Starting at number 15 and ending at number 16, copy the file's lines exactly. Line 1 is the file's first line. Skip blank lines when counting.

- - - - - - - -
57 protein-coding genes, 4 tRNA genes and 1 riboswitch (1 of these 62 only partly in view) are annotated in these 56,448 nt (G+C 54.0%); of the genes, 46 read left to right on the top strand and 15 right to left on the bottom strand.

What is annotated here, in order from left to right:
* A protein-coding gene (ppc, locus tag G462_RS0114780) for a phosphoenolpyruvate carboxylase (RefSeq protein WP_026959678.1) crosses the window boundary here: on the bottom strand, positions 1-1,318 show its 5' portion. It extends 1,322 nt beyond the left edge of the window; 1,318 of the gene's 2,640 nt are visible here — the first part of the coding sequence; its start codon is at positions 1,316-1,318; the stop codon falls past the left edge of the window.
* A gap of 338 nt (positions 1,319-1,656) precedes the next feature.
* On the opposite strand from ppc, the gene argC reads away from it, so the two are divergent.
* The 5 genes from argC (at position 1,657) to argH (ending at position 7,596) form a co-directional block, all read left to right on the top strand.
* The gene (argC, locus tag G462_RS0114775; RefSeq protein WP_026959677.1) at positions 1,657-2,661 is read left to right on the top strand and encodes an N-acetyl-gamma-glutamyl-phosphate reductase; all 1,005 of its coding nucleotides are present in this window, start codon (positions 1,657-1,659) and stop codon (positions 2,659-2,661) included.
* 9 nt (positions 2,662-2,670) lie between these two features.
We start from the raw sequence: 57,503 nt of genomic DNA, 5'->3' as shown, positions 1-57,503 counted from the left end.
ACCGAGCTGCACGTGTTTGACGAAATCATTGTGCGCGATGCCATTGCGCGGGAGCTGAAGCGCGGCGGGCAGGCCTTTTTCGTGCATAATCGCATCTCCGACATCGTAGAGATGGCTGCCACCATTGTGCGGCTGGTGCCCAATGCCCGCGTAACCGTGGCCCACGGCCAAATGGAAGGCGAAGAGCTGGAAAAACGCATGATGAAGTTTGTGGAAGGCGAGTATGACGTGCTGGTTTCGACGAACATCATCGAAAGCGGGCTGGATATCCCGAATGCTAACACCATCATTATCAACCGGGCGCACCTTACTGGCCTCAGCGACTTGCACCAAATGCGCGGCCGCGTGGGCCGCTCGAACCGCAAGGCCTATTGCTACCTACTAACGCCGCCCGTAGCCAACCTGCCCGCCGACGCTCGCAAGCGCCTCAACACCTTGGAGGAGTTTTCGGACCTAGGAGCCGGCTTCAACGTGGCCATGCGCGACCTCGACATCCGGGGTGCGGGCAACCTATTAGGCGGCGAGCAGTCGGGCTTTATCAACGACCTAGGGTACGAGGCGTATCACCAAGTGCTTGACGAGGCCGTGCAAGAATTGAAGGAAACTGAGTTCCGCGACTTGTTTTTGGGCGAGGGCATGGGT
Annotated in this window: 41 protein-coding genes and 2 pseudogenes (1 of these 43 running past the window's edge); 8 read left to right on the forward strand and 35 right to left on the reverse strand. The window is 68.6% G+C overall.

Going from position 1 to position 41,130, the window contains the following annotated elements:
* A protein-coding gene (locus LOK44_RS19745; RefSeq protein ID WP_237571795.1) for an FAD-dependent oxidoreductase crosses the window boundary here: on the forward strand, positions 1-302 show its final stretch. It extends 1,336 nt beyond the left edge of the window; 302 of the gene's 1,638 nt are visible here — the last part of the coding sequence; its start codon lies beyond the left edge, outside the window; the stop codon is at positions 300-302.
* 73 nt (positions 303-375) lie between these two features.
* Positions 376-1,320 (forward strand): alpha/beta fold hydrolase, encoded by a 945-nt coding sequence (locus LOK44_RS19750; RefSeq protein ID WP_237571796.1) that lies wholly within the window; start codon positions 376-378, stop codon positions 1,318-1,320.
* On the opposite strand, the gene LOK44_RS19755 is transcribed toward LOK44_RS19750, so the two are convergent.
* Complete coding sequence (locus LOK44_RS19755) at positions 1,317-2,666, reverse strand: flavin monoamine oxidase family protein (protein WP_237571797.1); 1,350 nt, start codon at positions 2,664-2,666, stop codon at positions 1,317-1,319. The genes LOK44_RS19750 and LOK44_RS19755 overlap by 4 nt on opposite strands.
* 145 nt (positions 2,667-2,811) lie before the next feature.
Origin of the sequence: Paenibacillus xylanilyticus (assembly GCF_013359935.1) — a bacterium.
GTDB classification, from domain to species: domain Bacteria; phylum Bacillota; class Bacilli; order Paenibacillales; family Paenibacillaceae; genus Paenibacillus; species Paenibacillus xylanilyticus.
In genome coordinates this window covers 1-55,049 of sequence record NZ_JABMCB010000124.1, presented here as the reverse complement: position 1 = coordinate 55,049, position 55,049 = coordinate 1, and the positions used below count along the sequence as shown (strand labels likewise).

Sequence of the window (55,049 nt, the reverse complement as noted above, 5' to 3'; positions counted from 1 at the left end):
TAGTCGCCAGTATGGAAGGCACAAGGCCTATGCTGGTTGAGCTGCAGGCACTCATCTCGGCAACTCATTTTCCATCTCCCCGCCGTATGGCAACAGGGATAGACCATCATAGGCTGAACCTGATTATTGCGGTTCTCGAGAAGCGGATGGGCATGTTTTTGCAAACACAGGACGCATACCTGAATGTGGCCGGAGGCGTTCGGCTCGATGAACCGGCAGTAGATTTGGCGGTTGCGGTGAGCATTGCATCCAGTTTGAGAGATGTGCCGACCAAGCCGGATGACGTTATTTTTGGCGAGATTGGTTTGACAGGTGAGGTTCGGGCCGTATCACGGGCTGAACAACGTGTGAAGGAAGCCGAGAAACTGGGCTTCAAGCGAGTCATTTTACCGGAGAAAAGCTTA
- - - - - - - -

* Positions 376-1,320 (forward strand): alpha/beta fold hydrolase, encoded by a 945-nt coding sequence (locus LOK44_RS19750; RefSeq protein ID WP_237571796.1) that lies wholly within the window; start codon positions 376-378, stop codon positions 1,318-1,320.
* On the opposite strand, the gene LOK44_RS19755 is transcribed toward LOK44_RS19750, so the two are convergent.